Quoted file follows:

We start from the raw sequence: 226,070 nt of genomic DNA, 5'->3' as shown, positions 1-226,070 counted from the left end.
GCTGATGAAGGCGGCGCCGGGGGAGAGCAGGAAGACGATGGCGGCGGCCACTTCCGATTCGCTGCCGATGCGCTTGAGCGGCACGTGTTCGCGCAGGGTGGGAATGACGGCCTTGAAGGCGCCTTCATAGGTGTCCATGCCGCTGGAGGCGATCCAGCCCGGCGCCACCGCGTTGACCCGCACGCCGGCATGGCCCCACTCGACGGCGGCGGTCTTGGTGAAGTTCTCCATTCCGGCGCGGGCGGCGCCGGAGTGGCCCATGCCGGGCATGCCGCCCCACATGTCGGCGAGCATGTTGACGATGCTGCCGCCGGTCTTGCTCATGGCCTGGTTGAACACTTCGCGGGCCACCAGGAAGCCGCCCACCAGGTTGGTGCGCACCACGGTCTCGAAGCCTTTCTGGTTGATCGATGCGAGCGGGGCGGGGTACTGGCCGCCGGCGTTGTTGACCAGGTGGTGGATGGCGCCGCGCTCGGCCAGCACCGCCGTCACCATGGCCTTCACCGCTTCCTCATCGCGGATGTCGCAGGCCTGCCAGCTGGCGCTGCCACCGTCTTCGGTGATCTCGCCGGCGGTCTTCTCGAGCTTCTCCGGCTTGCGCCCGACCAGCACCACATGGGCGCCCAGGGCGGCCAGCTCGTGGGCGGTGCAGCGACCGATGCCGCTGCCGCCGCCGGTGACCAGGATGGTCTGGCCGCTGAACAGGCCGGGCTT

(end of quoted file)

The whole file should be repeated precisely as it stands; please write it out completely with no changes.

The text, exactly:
We start from the raw sequence: 226,070 nt of genomic DNA, 5'->3' as shown, positions 1-226,070 counted from the left end.
GCTGATGAAGGCGGCGCCGGGGGAGAGCAGGAAGACGATGGCGGCGGCCACTTCCGATTCGCTGCCGATGCGCTTGAGCGGCACGTGTTCGCGCAGGGTGGGAATGACGGCCTTGAAGGCGCCTTCATAGGTGTCCATGCCGCTGGAGGCGATCCAGCCCGGCGCCACCGCGTTGACCCGCACGCCGGCATGGCCCCACTCGACGGCGGCGGTCTTGGTGAAGTTCTCCATTCCGGCGCGGGCGGCGCCGGAGTGGCCCATGCCGGGCATGCCGCCCCACATGTCGGCGAGCATGTTGACGATGCTGCCGCCGGTCTTGCTCATGGCCTGGTTGAACACTTCGCGGGCCACCAGGAAGCCGCCCACCAGGTTGGTGCGCACCACGGTCTCGAAGCCTTTCTGGTTGATCGATGCGAGCGGGGCGGGGTACTGGCCGCCGGCGTTGTTGACCAGGTGGTGGATGGCGCCGCGCTCGGCCAGCACCGCCGTCACCATGGCCTTCACCGCTTCCTCATCGCGGATGTCGCAGGCCTGCCAGCTGGCGCTGCCACCGTCTTCGGTGATCTCGCCGGCGGTCTTCTCGAGCTTCTCCGGCTTGCGCCCGACCAGCACCACATGGGCGCCCAGGGCGGCCAGCTCGTGGGCGGTGCAGCGACCGATGCCGCTGCCGCCGCCGGTGACCAGGATGGTCTGGCCGCTGAACAGGCCGGGCTT